"EXPIRIENCE INDIA" siwaydi's Profile
The history of India begins with the Indus Valley Civilization, which spread and flourished in the north-western part of the Indian subcontinent, from c. 3300 to 1300 BCE. Its Mature Harappan period lasted from 2600-1900 BCE. This Bronze Age civilization collapsed at the beginning of the second millennium BCE and was followed by the Iron Age Vedic period, which extended over much of the Indo-Gangetic plains and which witnessed the rise of major kingdoms known as the Mahajanapadas. In two of these, in the 6th century BCE, Mahavira and Gautama Buddha were born, who propagated their Shramanic philosophies among the masses.
Later, successive empires and kingdoms ruled the region and enriched its culture - from the Achaemenid Persian empire around 543 BCE, to Alexander the Great in 326 BCE. The Indo-Greek Kingdom, founded by Demetrius of Bactria, included Gandhara and Punjab from 184 BCE; it reached its greatest extent under Menander, establishing the Greco-Buddhist period with advances in trade and culture.
The subcontinent was united under the Maurya Empire during the 4th and 3rd centuries BCE. It subsequently became fragmented, with various parts ruled by numerous Middle kingdoms for the next ten centuries. Its northern regions were united once again in the 4th century CE, and remained so for two centuries thereafter, under the Gupta Empire. This period, of Hindu religious and intellectual resurgence, is known among its admirers as the "Golden Age of India." During the same time, and for several centuries afterwards, Southern India, under the rule of the Chalukyas, Cholas, Pallavas and Pandyas, experienced its own golden age, during which Hinduism and Buddhism spread to much of south-east Asia.
The culture of India has been shaped by the long history of India, its unique geography and the absorption of customs, traditions and ideas from some of its neighbors as well as by preserving its ancient heritages, from the Indus Valley Civilization onward. India's great diversity of cultural practices, languages, customs, and traditions are examples of this unique co-mingling over the past five millennea. India is also the birth place of several religious systems such as Hinduism, Jainism, Buddhism, and Sikhism, some of which have had a great influence also in other parts of the world. From the thirteenth century onwards, following the Islamic conquests and the subsequent European colonialization, the culture of India was influenced by Turkish, Persian, Arabic and English cultures.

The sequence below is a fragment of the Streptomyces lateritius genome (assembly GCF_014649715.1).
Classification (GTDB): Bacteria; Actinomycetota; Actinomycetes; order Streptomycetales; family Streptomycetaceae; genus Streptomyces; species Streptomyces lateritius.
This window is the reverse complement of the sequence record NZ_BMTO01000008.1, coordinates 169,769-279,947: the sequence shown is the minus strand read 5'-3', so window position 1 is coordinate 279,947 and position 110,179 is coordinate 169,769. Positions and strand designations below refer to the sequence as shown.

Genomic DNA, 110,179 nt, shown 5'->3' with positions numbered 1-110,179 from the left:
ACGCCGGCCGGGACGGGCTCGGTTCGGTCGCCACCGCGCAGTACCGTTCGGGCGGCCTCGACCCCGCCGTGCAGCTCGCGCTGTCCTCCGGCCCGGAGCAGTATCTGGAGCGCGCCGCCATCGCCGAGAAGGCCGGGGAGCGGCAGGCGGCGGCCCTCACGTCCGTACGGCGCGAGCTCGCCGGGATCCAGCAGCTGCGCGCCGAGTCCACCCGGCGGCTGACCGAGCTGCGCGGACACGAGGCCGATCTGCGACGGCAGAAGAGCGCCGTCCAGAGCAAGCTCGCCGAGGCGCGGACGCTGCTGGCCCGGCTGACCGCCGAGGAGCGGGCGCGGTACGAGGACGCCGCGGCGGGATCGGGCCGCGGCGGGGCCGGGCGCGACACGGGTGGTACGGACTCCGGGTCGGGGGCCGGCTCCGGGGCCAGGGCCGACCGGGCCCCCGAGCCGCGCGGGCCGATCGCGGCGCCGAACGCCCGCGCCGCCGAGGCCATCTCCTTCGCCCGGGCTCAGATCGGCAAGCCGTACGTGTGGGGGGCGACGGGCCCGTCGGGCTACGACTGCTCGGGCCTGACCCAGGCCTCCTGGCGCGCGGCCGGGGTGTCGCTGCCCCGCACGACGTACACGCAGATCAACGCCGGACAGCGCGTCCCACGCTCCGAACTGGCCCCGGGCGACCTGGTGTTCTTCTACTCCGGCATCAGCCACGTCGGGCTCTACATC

Indian religions, a major form of world religions next to the Abrahamic) ones, include Hinduism, Buddhism, Sikhism, Jainism. Today, Hinduism and Buddhism are the world's third- and fourth-largest religions respectively, with some 1.4 billion followers.
The religion of more than 80.4% of the people is Hinduism. Islam is practiced by around 13.4% of all Indians. Sikhism, Jainism and especially Buddhism are influential not only in India but across the world. Christianity, Zoroastrianism, Judaism and the Bahá'í Faith are also influential but their numbers are smaller. Despite the strong role of religion in Indian life, atheism and agnostics also have visible influence.
The great number of languages in India have added to the diverse cultures and traditions at both regional and national levels. 216 languages are spoken by a group of more than 10,000 people; however there are many others which are spoken by fewer than 10,000 people. All together, there are 415 living languages in India. The Constitution of India has stipulated the usage of Hindi and English to be the two official languages of communication for the Union Government. Individual state's own internal communications are done in the state's language. The two major linguistic families in India are those of the Indo-Aryan languages and the Dravidian languages, the former being largely confined to northern, western, central and eastern India and the latter to southern India.